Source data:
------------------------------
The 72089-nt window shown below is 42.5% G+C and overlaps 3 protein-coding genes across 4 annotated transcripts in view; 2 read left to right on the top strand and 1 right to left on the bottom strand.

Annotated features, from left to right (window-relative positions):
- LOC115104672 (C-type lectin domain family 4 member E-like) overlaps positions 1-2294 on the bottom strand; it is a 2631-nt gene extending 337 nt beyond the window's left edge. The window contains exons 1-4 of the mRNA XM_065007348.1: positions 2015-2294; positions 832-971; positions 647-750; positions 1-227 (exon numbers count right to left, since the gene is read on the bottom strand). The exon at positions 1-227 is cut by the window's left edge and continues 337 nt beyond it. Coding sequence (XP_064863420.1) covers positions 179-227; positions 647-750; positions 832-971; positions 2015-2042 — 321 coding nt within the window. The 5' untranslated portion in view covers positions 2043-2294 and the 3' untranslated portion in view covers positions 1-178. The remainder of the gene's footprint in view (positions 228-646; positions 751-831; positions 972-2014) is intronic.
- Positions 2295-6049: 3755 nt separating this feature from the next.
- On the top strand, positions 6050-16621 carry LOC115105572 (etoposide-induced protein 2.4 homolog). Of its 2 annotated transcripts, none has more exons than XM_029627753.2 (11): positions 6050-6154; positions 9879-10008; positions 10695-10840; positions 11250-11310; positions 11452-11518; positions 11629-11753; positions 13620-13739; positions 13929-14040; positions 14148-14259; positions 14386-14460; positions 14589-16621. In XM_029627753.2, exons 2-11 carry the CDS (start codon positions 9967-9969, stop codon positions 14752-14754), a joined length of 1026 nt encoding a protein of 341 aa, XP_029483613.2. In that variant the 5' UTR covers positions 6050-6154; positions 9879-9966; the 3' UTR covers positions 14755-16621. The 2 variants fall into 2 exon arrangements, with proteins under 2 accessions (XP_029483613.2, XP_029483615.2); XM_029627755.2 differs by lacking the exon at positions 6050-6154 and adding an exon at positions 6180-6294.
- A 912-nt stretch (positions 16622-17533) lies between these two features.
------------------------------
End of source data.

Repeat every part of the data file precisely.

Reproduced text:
The 72089-nt window shown below is 42.5% G+C and overlaps 3 protein-coding genes across 4 annotated transcripts in view; 2 read left to right on the top strand and 1 right to left on the bottom strand.

Annotated features, from left to right (window-relative positions):
- LOC115104672 (C-type lectin domain family 4 member E-like) overlaps positions 1-2294 on the bottom strand; it is a 2631-nt gene extending 337 nt beyond the window's left edge. The window contains exons 1-4 of the mRNA XM_065007348.1: positions 2015-2294; positions 832-971; positions 647-750; positions 1-227 (exon numbers count right to left, since the gene is read on the bottom strand). The exon at positions 1-227 is cut by the window's left edge and continues 337 nt beyond it. Coding sequence (XP_064863420.1) covers positions 179-227; positions 647-750; positions 832-971; positions 2015-2042 — 321 coding nt within the window. The 5' untranslated portion in view covers positions 2043-2294 and the 3' untranslated portion in view covers positions 1-178. The remainder of the gene's footprint in view (positions 228-646; positions 751-831; positions 972-2014) is intronic.
- Positions 2295-6049: 3755 nt separating this feature from the next.
- On the top strand, positions 6050-16621 carry LOC115105572 (etoposide-induced protein 2.4 homolog). Of its 2 annotated transcripts, none has more exons than XM_029627753.2 (11): positions 6050-6154; positions 9879-10008; positions 10695-10840; positions 11250-11310; positions 11452-11518; positions 11629-11753; positions 13620-13739; positions 13929-14040; positions 14148-14259; positions 14386-14460; positions 14589-16621. In XM_029627753.2, exons 2-11 carry the CDS (start codon positions 9967-9969, stop codon positions 14752-14754), a joined length of 1026 nt encoding a protein of 341 aa, XP_029483613.2. In that variant the 5' UTR covers positions 6050-6154; positions 9879-9966; the 3' UTR covers positions 14755-16621. The 2 variants fall into 2 exon arrangements, with proteins under 2 accessions (XP_029483613.2, XP_029483615.2); XM_029627755.2 differs by lacking the exon at positions 6050-6154 and adding an exon at positions 6180-6294.
- A 912-nt stretch (positions 16622-17533) lies between these two features.